9. Collect company legends and success stories on video or audiotape. If possible, interview the employee or the customer to whom they happened. These tapes become a source of pride for current employees and a wonderful addition to orientation for new hires. You will be recording and celebrating the moments of peak performance in your organizational culture.

10. Once a month encourage the senior managers to do something creative for all employees or for employees in their divisions: cook them breakfast, bring around an ice cream cart, serve them doughnuts and coffee, wash the windshields of their cars as they arrive at work, or even take them all to lunch. These small acts of appreciation will be remembered and talked about for weeks!

11. Add a personal signature to your work to differentiate yourself from all the others who do the same work as you. My personal signature as a speaker is that I always line the walls of the room where I am speaking with brightly- colored laminated flip charts of quotations related to the topic, and I give each person in the audience a give-away which becomes an anchor to remember my message. An HR manager keeps a basket of Beanie Babies in her office to encourage visitors to relax. She asks them to choose their favorite to hold as they talk. A United Airlines Captain on each of his flights writes handwritten thank you notes to several passengers whom he picks at random from the computer, thanking them for choosing his airline and offering his help in any way they might need. A grocery store bagger always puts a “Thought for the Day” in each person’s groceries he bags. As employees begin to find ways to express themselves in their work by adding a personal signature, your workplace will become more caring, creative, and much more fun!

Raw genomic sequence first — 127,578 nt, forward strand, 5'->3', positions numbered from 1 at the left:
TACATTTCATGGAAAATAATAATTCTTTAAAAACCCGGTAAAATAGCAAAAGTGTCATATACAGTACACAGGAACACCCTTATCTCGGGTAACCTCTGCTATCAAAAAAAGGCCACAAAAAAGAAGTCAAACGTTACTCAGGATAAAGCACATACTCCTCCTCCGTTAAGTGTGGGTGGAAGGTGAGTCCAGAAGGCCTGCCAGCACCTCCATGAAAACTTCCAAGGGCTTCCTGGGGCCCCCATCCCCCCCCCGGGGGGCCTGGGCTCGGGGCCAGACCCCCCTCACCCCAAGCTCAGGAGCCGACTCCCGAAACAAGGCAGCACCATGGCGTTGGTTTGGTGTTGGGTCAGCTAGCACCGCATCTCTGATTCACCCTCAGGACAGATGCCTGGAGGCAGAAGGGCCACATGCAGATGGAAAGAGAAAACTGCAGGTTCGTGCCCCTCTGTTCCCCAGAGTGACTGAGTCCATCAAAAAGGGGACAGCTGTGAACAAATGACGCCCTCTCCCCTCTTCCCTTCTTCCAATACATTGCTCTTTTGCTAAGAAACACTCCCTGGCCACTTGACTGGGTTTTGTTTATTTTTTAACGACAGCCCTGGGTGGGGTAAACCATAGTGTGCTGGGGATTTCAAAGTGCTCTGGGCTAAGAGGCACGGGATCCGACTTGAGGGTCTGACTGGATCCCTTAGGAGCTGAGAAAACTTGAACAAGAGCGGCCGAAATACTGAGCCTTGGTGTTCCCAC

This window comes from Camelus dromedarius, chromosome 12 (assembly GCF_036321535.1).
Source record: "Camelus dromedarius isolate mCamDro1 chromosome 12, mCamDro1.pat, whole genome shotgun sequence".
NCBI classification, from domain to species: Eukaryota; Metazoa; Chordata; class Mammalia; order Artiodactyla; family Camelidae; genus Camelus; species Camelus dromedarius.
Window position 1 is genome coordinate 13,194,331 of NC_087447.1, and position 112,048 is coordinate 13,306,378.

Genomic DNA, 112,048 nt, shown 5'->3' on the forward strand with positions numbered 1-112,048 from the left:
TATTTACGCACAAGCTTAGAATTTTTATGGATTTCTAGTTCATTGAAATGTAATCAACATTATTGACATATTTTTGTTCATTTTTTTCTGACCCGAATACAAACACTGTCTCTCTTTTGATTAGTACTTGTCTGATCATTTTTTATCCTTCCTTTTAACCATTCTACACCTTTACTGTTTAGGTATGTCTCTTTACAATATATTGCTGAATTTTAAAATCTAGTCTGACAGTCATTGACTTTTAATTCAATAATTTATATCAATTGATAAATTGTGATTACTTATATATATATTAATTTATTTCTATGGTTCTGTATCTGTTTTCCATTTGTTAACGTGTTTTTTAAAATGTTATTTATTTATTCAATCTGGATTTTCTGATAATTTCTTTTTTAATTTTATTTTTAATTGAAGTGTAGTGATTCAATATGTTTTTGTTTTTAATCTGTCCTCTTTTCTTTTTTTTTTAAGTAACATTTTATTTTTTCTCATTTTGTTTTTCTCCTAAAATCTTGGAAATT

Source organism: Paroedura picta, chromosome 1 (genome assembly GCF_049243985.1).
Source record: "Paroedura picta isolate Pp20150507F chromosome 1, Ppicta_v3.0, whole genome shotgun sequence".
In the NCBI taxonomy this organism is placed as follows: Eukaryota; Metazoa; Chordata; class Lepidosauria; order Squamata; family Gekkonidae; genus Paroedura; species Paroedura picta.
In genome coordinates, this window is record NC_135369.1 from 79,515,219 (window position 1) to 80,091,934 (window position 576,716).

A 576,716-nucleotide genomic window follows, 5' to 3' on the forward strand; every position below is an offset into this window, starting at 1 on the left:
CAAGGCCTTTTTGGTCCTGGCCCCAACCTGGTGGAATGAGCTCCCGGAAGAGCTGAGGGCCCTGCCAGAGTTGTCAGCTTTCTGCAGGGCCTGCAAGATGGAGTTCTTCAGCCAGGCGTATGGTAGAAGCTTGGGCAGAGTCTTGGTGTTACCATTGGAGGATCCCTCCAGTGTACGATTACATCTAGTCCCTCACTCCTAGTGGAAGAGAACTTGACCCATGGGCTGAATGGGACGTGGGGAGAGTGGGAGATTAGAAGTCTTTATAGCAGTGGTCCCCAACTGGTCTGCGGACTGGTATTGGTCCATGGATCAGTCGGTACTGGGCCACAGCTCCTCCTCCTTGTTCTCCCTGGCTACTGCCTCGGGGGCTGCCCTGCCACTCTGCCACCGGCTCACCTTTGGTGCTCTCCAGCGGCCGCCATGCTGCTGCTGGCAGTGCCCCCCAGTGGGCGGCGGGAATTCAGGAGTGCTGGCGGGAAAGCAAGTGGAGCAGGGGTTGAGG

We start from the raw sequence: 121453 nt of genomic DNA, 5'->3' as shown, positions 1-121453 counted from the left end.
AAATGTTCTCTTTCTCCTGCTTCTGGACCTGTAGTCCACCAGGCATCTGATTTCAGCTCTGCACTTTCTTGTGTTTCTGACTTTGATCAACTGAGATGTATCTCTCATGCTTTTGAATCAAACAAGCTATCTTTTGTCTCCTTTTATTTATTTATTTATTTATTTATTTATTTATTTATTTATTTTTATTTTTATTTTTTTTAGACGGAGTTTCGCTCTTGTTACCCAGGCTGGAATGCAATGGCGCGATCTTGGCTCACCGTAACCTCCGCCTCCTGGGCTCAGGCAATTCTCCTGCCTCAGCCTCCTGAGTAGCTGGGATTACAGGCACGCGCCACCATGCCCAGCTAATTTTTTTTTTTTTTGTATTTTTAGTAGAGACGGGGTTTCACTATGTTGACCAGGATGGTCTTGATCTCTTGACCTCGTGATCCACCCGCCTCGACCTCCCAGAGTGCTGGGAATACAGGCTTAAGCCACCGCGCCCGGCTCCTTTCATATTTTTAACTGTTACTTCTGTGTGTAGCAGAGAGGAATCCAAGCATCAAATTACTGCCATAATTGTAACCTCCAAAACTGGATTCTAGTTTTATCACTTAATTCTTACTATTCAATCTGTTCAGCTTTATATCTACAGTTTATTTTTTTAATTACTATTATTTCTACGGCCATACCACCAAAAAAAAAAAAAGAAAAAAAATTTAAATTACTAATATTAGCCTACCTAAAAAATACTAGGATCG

12. Have a company poster party for all frustrated / aspiring artists to create signs and posters that demonstrate the company's values. Use quotations, graphics, and bright colors. Display them in clear plastic frames throughout the building and move them once a week so that everyone can see all of them. Not only will you find talent you did not know existed, but you will also be creating an atmosphere of inspiration and delight. Tom Peters says if your hallways are boring, chances are everything your organization does is boring!

13. Purchase a "Red Plate" for your organization or department which says "You are SPECIAL today." This can be passed around as an affirmation to anyone in the company. It is amazing how such a small thing can make a huge difference in morale. You may want to also keep a record of who gets the plate and why—another way to celebrate one another.

14. Add a quotation, graphic, cartoon, or seasonal reminder to memos and fax cover sheets. Make them fun and interesting! Most fax cover sheets I see are extremely boring, and the organization has missed a wonderful opportunity to make an impression, differentiate itself, and communicate their ideas and values.